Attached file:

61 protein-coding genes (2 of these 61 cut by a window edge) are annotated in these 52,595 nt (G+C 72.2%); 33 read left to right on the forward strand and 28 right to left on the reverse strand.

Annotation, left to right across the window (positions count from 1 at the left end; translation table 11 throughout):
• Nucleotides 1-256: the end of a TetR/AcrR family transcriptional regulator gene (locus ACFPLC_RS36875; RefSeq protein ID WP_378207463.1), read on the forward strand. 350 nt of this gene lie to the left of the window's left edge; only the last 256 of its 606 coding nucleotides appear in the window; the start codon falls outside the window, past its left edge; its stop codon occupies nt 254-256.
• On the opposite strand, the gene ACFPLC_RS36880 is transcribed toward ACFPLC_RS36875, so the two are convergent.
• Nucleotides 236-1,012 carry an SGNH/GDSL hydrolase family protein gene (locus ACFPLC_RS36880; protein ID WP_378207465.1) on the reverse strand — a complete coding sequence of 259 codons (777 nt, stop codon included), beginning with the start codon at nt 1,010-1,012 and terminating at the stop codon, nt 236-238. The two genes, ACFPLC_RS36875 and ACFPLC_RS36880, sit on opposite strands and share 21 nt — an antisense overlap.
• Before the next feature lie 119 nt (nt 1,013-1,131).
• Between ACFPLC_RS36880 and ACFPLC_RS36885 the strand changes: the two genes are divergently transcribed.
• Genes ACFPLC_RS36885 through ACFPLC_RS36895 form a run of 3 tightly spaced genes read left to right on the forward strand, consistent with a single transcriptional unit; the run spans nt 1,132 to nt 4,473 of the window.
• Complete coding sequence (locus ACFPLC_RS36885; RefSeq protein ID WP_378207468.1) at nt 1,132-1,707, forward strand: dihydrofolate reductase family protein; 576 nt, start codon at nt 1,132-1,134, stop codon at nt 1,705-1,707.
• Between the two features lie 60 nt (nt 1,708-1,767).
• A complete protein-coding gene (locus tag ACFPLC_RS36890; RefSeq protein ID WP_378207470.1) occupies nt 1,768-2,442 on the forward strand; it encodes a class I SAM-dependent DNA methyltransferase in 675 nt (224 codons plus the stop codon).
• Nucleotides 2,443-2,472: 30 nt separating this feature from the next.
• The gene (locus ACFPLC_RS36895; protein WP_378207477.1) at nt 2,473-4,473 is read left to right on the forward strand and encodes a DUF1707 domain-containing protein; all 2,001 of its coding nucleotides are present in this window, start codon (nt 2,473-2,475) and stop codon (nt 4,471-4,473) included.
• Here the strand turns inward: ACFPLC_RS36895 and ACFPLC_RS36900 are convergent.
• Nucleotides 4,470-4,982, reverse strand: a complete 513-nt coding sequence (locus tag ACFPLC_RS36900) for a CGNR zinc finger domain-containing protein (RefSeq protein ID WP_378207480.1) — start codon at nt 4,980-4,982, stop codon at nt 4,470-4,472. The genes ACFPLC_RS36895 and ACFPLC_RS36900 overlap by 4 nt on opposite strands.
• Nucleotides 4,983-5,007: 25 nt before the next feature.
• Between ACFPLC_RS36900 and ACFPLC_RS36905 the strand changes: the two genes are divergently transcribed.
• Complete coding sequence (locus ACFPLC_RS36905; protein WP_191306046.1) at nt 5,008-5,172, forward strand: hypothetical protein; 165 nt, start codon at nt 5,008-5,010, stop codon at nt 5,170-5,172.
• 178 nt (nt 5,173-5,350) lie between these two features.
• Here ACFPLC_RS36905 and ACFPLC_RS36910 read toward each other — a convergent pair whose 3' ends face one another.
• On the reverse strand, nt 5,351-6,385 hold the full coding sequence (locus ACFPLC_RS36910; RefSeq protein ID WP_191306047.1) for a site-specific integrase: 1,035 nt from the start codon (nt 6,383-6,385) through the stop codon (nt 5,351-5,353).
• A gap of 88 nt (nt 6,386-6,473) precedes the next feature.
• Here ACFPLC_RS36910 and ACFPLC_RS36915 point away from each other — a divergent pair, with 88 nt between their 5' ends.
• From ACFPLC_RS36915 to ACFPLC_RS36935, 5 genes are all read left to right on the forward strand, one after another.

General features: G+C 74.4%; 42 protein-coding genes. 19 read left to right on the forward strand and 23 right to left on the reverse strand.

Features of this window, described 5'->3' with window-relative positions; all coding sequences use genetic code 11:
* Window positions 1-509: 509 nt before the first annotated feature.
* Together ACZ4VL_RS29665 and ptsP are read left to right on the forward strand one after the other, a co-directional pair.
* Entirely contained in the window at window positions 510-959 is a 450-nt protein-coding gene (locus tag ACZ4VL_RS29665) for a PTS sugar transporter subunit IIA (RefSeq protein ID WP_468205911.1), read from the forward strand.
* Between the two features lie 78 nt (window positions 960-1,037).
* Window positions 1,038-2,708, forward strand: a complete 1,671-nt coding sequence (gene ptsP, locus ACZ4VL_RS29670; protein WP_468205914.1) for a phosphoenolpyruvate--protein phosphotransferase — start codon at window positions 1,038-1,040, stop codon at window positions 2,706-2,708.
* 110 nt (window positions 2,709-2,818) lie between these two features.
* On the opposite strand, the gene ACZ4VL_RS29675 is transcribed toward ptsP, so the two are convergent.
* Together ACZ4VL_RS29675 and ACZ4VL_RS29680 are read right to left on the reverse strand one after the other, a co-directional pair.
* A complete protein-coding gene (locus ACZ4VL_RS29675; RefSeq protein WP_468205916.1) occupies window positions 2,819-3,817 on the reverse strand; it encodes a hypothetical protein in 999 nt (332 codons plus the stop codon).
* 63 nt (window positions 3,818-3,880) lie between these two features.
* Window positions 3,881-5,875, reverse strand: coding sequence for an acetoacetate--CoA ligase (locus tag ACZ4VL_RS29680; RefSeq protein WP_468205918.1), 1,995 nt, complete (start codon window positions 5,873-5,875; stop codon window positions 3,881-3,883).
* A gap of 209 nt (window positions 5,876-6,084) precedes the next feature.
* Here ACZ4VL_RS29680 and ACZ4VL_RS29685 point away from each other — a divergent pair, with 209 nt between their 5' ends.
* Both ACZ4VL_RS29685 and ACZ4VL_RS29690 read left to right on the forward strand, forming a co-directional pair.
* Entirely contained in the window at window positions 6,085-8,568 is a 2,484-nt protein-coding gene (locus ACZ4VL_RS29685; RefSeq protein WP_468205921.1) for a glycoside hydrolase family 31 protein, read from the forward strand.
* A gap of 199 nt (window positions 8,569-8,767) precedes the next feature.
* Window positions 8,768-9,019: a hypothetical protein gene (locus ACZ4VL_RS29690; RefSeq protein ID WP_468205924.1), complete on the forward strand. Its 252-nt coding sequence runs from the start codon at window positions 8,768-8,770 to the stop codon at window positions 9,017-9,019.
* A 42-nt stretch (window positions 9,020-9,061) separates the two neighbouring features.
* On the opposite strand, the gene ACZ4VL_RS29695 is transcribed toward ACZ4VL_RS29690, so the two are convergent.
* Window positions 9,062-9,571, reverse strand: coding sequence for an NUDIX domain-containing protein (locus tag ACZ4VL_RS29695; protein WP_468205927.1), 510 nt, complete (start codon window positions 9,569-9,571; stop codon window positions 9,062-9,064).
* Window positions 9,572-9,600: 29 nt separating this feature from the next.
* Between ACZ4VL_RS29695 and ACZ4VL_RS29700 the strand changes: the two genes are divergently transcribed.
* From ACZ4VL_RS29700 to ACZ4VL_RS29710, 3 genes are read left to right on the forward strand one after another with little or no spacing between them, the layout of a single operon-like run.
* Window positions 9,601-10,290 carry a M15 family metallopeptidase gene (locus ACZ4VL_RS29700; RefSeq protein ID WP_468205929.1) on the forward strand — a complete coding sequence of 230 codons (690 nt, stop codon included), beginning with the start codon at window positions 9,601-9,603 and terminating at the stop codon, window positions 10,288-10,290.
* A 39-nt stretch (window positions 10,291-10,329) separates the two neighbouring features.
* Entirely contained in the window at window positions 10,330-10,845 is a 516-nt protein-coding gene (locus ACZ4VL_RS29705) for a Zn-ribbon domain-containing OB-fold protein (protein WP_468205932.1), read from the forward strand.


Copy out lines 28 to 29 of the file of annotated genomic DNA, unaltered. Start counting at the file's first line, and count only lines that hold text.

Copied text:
* Together ACZ4VL_RS29665 and ptsP are read left to right on the forward strand one after the other, a co-directional pair.
* Entirely contained in the window at window positions 510-959 is a 450-nt protein-coding gene (locus tag ACZ4VL_RS29665) for a PTS sugar transporter subunit IIA (RefSeq protein ID WP_468205911.1), read from the forward strand.